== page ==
Tristan Taormino is the author of several sensationally sexy and informative books including Down and Dirty Sex Secrets, Pucker Up: A Hands-on Guide to Ecstatic Sex, and The Ultimate Guide to Anal Sex for Women. Tristan tours the country touting the wonders of anal sex and the overall goodness of sex in all its frisky forms. News flash: This month, Tristan celebrates the release of Tristan Taormino's House of Ass, with a DVD party in New York City featuring the DVD's punk-wild star child Joanna Angel (check out Joanna's site, too www.burningangel.com). For details, visit Tristan's official website, www.PuckerUp.com.
I got an interesting letter the other day from a guy named Scott, and it echoed similar questions that I get asked a lot:
I would like to thank you for all you have done to encourage people, both men and women, to explore their fantasies. I appreciate it, but I have one thing to point out: your words sound great but you are obviously talking to a certain category of people, those who are open minded and willing to try to enhance their sex lives. What about the people who are not sexually open? Most people, especially women, were raised in a conservative environment. I can assure you that they are ready to discuss or practice anything but anal sex. When I have brought it up in the past, some women have responded with: “How dare you ask me to do that?” Or: “Do you think I am hooker to do such a thing?” Or simply: “Yuk.” I even know girls who’ll drink my pee but won’t do anal. I generally just don’t bring it up since I pretty much know what the answer will be. But if I do want to bring up the subject, how would I do it?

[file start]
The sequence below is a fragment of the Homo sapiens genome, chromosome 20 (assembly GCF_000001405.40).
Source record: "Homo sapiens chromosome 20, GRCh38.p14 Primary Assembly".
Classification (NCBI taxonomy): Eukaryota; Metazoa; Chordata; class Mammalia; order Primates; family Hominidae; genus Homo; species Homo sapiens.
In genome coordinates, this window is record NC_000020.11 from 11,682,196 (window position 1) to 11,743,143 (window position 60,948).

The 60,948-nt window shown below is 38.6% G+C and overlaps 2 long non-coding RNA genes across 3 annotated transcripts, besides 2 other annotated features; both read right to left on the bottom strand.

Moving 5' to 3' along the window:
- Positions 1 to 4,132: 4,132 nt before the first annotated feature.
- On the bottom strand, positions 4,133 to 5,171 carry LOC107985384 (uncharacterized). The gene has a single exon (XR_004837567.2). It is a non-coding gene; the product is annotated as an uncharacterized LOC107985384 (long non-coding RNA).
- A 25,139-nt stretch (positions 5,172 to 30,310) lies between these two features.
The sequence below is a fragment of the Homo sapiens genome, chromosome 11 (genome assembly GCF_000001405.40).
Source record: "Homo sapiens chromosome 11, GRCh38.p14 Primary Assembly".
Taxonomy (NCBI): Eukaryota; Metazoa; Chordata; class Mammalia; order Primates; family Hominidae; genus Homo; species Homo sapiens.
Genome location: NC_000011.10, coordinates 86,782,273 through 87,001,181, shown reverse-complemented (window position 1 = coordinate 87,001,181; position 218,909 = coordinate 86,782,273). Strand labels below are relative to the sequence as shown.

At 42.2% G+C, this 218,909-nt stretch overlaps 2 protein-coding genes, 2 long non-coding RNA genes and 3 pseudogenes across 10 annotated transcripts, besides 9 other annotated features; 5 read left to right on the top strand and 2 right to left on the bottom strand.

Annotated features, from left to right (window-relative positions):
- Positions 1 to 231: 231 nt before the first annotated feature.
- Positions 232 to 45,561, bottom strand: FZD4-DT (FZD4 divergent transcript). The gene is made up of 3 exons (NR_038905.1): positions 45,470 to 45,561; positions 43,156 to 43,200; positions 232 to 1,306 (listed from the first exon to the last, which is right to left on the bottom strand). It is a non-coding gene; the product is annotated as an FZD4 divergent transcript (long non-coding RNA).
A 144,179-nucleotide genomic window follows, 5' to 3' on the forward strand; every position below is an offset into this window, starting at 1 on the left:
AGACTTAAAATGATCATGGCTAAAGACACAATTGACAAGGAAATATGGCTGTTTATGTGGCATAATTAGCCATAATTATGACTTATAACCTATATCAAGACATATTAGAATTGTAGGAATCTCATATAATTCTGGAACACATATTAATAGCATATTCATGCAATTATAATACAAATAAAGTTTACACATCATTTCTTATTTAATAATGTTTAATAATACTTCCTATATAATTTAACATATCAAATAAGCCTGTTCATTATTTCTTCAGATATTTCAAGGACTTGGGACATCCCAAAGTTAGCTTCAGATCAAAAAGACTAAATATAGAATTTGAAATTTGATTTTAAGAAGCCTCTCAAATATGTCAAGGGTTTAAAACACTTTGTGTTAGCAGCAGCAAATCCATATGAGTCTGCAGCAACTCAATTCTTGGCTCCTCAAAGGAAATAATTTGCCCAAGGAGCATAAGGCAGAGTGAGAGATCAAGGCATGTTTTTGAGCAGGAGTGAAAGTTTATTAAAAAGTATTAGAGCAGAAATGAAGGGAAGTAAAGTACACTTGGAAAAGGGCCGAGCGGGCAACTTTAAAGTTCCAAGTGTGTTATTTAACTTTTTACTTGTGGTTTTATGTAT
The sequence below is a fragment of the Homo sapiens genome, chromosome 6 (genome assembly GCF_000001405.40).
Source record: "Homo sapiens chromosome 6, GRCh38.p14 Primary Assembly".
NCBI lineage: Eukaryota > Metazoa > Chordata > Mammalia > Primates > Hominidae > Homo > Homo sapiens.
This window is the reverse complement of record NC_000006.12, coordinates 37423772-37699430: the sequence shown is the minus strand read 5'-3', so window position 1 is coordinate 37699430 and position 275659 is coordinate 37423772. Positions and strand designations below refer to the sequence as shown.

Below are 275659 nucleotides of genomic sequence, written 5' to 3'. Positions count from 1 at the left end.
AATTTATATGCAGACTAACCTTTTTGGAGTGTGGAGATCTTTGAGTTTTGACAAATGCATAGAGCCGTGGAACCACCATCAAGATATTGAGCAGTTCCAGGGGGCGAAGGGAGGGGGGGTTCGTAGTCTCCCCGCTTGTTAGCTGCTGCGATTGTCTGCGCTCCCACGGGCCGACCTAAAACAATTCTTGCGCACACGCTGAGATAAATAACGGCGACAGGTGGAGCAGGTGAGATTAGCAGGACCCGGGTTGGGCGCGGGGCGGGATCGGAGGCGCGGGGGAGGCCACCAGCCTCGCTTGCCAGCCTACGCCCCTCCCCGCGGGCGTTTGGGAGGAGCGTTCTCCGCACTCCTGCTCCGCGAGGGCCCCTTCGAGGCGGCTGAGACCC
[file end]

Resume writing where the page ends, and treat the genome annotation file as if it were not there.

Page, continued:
His letter got me thinking about how to ask a partner not only about anal sex, but about trying anything new or out of the ordinary. Of course I realize that not everyone is sexually open and adventurous. While what’s perverse to one person is totally acceptable to the next person, there are still stigmas associated with things that people perceive as “not normal” or taboo or kinky. You can’t make another person open-minded, but one element at the heart of Scott’s dilemma is the issue of communication. People are often afraid to tackle a sexual subject with their partner, and that fear really holds them back from getting what they want. Like Scott, one guy told me, “Oh, my wife is so traditional, she’ll never go for that.” But I challenged him to check his assumptions; sometimes, when we assume we know how the other person will react, we’re actually projecting our own insecurities onto our partners.
Every couple communicates differently, and your particular communication style carries over to how you talk about sex. If you share things openly and directly, you probably don’t have as much trouble discussing new things. I think many more couples don’t feel comfortable saying to one another, “Hey, I want to do this with you.” I advise those folks to take a more indirect route, and bring up a topic like, “I read some article about spanking. What do you think about that?” Hopefully, it feels less threatening and leaves the topic open for discussion in a general way.